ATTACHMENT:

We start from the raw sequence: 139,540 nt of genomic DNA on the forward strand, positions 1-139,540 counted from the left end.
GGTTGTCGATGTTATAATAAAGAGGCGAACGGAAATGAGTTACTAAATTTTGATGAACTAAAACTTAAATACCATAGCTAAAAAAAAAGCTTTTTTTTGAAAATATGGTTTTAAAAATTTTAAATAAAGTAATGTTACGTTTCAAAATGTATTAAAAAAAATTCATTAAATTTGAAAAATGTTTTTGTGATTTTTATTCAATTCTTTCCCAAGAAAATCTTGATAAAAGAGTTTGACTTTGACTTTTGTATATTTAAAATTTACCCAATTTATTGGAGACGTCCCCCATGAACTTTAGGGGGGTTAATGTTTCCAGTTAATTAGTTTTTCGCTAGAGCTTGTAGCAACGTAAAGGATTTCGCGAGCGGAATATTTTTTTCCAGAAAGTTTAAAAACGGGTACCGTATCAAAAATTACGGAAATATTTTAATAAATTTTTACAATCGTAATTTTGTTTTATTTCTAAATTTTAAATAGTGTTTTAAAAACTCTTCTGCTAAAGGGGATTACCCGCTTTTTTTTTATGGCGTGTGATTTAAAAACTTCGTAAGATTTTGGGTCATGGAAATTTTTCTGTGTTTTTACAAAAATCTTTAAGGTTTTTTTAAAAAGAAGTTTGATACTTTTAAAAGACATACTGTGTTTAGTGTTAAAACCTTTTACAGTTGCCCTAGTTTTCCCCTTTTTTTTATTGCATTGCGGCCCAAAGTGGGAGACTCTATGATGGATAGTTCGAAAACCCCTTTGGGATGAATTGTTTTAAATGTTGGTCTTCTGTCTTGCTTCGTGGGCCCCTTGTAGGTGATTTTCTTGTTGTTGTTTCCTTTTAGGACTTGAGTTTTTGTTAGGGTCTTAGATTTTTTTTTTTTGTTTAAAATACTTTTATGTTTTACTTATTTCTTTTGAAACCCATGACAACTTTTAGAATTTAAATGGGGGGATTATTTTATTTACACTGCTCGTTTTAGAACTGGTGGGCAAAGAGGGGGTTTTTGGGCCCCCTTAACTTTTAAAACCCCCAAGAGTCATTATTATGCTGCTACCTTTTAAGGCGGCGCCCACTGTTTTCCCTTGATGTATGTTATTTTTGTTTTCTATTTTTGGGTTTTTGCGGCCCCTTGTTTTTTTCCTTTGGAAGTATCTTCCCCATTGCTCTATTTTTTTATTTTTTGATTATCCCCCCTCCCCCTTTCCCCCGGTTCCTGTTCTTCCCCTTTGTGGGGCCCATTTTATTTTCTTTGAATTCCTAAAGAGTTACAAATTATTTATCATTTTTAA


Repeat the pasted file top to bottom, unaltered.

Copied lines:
We start from the raw sequence: 139,540 nt of genomic DNA on the forward strand, positions 1-139,540 counted from the left end.
GGTTGTCGATGTTATAATAAAGAGGCGAACGGAAATGAGTTACTAAATTTTGATGAACTAAAACTTAAATACCATAGCTAAAAAAAAAGCTTTTTTTTGAAAATATGGTTTTAAAAATTTTAAATAAAGTAATGTTACGTTTCAAAATGTATTAAAAAAAATTCATTAAATTTGAAAAATGTTTTTGTGATTTTTATTCAATTCTTTCCCAAGAAAATCTTGATAAAAGAGTTTGACTTTGACTTTTGTATATTTAAAATTTACCCAATTTATTGGAGACGTCCCCCATGAACTTTAGGGGGGTTAATGTTTCCAGTTAATTAGTTTTTCGCTAGAGCTTGTAGCAACGTAAAGGATTTCGCGAGCGGAATATTTTTTTCCAGAAAGTTTAAAAACGGGTACCGTATCAAAAATTACGGAAATATTTTAATAAATTTTTACAATCGTAATTTTGTTTTATTTCTAAATTTTAAATAGTGTTTTAAAAACTCTTCTGCTAAAGGGGATTACCCGCTTTTTTTTTATGGCGTGTGATTTAAAAACTTCGTAAGATTTTGGGTCATGGAAATTTTTCTGTGTTTTTACAAAAATCTTTAAGGTTTTTTTAAAAAGAAGTTTGATACTTTTAAAAGACATACTGTGTTTAGTGTTAAAACCTTTTACAGTTGCCCTAGTTTTCCCCTTTTTTTTATTGCATTGCGGCCCAAAGTGGGAGACTCTATGATGGATAGTTCGAAAACCCCTTTGGGATGAATTGTTTTAAATGTTGGTCTTCTGTCTTGCTTCGTGGGCCCCTTGTAGGTGATTTTCTTGTTGTTGTTTCCTTTTAGGACTTGAGTTTTTGTTAGGGTCTTAGATTTTTTTTTTTTGTTTAAAATACTTTTATGTTTTACTTATTTCTTTTGAAACCCATGACAACTTTTAGAATTTAAATGGGGGGATTATTTTATTTACACTGCTCGTTTTAGAACTGGTGGGCAAAGAGGGGGTTTTTGGGCCCCCTTAACTTTTAAAACCCCCAAGAGTCATTATTATGCTGCTACCTTTTAAGGCGGCGCCCACTGTTTTCCCTTGATGTATGTTATTTTTGTTTTCTATTTTTGGGTTTTTGCGGCCCCTTGTTTTTTTCCTTTGGAAGTATCTTCCCCATTGCTCTATTTTTTTATTTTTTGATTATCCCCCCTCCCCCTTTCCCCCGGTTCCTGTTCTTCCCCTTTGTGGGGCCCATTTTATTTTCTTTGAATTCCTAAAGAGTTACAAATTATTTATCATTTTTAA